KU News Release


Sept. 27, 2011
Contact: Mindie Paget, School of Law, 785-864-9205

KU legal scholar tapped by Canadian government for insight in genetics policy

Andrew Torrance


More Information

MEDIA ADVISORY: Andrew W. Torrance, professor of law, will deliver his keynote address, “Tempest Tossed: Genomics Amidst Legal Storms,” at noon CST in Ottawa, Ontario. He will be available for phone interviews on any aspect of law and genes, genomics or personalized medicine after 3 p.m. All of Torrance’s articles are available for free download here.

LAWRENCE – An organization sponsored by the Canadian government is looking to a University of Kansas School of Law professor for guidance on federal genomics policy.

Andrew W. Torrance, professor of law, has been invited to deliver the keynote address Tuesday at “Where Genomics, Public Policy and Society Meet,” a conference sponsored by Genome Canada, a government-sponsored organization that helps to set genetics policy in that country.

As a biotechnology, innovation and patent law expert with a doctorate in genetics from Harvard University, Torrance is uniquely positioned to address this intersection of science and public policy.

Although it took a decade and more than $3 billion to sequence the first complete human genome, technology has advanced to the point that it’s now possible to sequence a genome in about a week for around $1,000.

“Obviously, it’s a double-edged sword,” Torrance said. “The more we know about our genes, the more we might be inspired by the potential abilities, or depressed by the potential limitations or diseases, such knowledge might predict. Do you really want to know if your genes indicate you are at risk for devastating conditions like early-onset Alzheimer’s or incurable cancers? Do you really want to know how tall, fast or cheerful your child’s genes predict he or she could potentially be? Such intimate knowledge could have a powerful effect on one’s views of the future. Furthermore, without a proper understanding of genetics and probability, it is uniquely prone to misinterpretation and misuse.”

The bioethical concerns are myriad, Torrance said, but the technology is surging forward. Companies such as 23andMe and Navigenics offer a mail-order saliva kit, an initial report and a Web-based subscription service to keep up with new DNA discoveries as they become available.

In his keynote address, Torrance will discuss how the law is attempting to grapple with genomics; how to encourage research while also ensuring that the research is used for socially positive goals; how to encourage and incentivize more innovation in the field of genomics through mechanisms like the patent system, open innovation, technology transfer and drug regulation; and how to ensure that, to the extent possible, government agencies like the Food and Drug Administration ensure quality control and patient safety.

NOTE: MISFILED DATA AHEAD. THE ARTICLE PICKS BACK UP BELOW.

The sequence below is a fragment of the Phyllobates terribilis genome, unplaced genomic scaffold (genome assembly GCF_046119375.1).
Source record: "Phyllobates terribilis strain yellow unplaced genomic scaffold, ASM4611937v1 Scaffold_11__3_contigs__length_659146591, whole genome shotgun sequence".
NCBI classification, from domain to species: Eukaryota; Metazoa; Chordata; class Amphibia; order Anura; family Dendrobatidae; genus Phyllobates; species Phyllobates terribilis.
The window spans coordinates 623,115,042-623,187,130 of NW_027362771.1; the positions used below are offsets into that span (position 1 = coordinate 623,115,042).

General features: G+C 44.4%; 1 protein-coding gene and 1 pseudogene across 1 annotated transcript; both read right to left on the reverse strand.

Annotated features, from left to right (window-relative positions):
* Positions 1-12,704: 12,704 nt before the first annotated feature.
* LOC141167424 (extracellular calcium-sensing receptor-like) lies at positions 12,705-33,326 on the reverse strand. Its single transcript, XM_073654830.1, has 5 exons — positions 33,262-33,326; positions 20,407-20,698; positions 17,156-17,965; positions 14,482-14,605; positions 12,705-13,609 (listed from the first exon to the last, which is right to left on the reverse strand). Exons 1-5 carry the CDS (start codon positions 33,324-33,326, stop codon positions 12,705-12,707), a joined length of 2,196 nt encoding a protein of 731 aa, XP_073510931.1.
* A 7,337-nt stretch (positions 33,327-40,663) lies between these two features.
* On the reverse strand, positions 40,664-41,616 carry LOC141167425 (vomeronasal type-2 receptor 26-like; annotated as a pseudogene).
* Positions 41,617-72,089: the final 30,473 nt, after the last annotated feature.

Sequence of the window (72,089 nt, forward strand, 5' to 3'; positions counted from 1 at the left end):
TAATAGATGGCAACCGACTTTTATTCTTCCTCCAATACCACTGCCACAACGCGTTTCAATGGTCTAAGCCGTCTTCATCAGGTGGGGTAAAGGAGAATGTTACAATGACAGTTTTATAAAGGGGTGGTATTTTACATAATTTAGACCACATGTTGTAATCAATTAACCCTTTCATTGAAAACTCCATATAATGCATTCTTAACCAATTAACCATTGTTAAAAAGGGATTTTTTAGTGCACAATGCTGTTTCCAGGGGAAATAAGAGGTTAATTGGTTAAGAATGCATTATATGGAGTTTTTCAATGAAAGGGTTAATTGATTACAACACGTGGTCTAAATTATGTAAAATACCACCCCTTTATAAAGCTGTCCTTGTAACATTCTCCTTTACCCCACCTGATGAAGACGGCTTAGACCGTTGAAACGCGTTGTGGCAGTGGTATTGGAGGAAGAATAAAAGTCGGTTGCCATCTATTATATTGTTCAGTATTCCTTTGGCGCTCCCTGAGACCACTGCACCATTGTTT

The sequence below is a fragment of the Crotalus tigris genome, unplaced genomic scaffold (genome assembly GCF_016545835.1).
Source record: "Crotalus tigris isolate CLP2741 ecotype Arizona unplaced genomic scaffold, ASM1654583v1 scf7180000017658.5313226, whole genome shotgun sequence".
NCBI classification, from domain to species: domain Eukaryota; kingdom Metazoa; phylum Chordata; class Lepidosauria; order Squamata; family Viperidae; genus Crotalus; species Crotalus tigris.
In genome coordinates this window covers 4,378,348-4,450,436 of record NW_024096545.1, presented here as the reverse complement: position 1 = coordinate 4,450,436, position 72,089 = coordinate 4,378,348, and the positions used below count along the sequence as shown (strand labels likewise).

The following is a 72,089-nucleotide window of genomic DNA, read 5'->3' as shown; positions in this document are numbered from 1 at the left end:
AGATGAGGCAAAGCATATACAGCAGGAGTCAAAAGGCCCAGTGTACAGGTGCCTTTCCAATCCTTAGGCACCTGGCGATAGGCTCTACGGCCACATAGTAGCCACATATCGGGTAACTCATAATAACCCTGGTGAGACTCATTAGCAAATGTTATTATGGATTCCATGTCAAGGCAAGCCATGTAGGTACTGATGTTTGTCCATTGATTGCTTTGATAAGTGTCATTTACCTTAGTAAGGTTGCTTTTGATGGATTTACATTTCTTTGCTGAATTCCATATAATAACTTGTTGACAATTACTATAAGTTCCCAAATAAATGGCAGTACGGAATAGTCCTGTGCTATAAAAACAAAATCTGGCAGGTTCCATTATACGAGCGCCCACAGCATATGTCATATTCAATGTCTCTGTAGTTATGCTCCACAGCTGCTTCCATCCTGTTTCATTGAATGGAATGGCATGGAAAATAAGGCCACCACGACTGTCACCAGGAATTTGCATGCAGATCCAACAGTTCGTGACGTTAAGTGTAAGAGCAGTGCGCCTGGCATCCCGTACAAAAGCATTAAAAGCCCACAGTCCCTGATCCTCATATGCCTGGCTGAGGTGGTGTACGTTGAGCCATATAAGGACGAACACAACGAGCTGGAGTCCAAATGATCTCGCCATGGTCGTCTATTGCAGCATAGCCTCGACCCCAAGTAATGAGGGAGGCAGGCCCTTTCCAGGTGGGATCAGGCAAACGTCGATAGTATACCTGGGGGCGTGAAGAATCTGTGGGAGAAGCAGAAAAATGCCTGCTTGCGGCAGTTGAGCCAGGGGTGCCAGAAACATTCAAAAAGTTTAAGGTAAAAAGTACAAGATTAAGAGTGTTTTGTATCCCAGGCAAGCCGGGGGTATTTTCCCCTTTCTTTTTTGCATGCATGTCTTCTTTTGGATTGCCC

“If you’re going to get a report about your genome, you want to be sure it’s an accurate report accompanied with thoughtful and meaningful interpretive guidelines,” Torrance said. “You can imagine how devastating it would be to get an inaccurate report suggesting that you will likely suffer a deadly illness, but then, later, to find out that this devastating and life-changing news was simply the result of machine malfunction, patient misinterpretation or reporting error.”

Genome Canada asked Torrance to share his insights into innovation policy in the United States and Europe, including lessons learned that could help Canada overcome some of its own challenges. That picture is still rapidly evolving. For example, the U.S. Supreme Court will soon decide one or more cases that could determine whether genes, genomes and personalized medicine inventions are patentable, and the FDA has recently trained its sights on the “medical” services and advice already being offered by companies like 23andMe and Navigenics.

“This has powerful implications for the genomics industry,” Torrance said. “Organizations like the American Civil Liberties Union have argued passionately that no one should be able to patent something as fundamental as a gene. However, if there were no patent protection for genes, it is unclear how companies could justify investing in newer, faster and cheaper technologies for sequencing, analyzing and producing drugs with genes.

“In addition, if genomics is going to fulfill its promise of helping to create a more personalized and precise future for medicine, the FDA will have to choose deftly how to regulate the field of genomics so as to assure patient safety while simultaneously encouraging breakthrough innovations. I can’t think of a more exciting time to be a legal scholar studying this field.”
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